Quantitative Easing in Japan from 2001 to 2006 and the World Financial Crisis
The Bank of Japan adopted the Quantitative Easing (QE) Policy from March 2001 to March 2006. This paper investigates whether or not this QE had an effect in stimulating real economy in Japan. The identification of policy effect in the above Japanese case enables us to evaluate indirectly the effectiveness of the non-traditional monetary policy employed by US Federal Reserve Board (FRB) or the Bank of England (BOE) just after the collapse of Lehman Brothers. We extend vector autoregression analysis by Honda, Kuroki, and Tachibana (2007, 2010; HKT), including monthly samples before and after the period of QE, but at the same time fully exploiting prior information on the structural change of operating targets of monetary policy from call rate to bank reserve during the period of QE. There are two main results. First, this paper reconfirms our qualitative findings in HKT. That is, increases in bank reserve balances boost stock prices first, and then industrial production. Secondly, an increase in bank reserve balances by 1 trillion yen led to the rise of stock prices by the range of 0.2% to 0.9%, and to the increase of industrial production by the range of 0.03% to 0.18%. Finally, FRB called their policy after the Lehman shock gcredit easing h policy, but their policy includes both aspects of credit easing and QE. The results of the present paper suggest that even the QE aspect alone of the non-traditional monetary policy by FRB or BOE should have significant stimulating policy effects.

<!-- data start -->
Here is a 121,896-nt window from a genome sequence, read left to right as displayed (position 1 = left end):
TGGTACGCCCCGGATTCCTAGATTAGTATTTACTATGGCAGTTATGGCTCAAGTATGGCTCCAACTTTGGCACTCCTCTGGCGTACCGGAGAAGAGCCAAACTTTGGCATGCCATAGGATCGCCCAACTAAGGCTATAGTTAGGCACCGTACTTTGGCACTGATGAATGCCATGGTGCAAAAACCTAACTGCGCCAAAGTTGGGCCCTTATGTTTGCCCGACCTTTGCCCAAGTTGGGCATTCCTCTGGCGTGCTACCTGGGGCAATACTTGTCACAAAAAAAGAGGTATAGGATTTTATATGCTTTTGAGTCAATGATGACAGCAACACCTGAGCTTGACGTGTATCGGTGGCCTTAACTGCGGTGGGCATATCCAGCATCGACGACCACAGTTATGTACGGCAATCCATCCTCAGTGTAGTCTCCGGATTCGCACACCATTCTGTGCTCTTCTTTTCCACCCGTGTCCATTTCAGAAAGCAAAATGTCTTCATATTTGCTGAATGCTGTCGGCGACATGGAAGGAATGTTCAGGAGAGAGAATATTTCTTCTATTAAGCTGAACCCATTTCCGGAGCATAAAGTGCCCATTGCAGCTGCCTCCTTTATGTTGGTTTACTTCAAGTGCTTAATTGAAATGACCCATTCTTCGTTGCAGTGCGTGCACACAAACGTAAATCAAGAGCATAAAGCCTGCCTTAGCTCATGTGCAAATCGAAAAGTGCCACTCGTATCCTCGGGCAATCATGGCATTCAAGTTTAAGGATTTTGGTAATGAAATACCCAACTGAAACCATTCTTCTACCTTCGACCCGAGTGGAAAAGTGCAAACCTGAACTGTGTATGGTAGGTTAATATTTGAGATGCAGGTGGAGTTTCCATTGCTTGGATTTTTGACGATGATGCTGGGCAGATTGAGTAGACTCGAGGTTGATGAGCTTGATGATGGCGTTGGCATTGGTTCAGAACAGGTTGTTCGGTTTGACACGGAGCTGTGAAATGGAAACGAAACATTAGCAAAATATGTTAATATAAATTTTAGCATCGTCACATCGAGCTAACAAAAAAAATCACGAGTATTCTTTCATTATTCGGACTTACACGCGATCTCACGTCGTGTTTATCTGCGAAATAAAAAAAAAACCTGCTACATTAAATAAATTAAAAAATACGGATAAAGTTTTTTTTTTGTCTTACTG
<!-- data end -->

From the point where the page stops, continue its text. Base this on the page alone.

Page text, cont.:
|Date of creation:||May 2011|
|Date of revision:|
|Contact details of provider:|| Web page: http://www2.econ.osaka-u.ac.jp/library/global/e_HP/e_g_shiryo.html|
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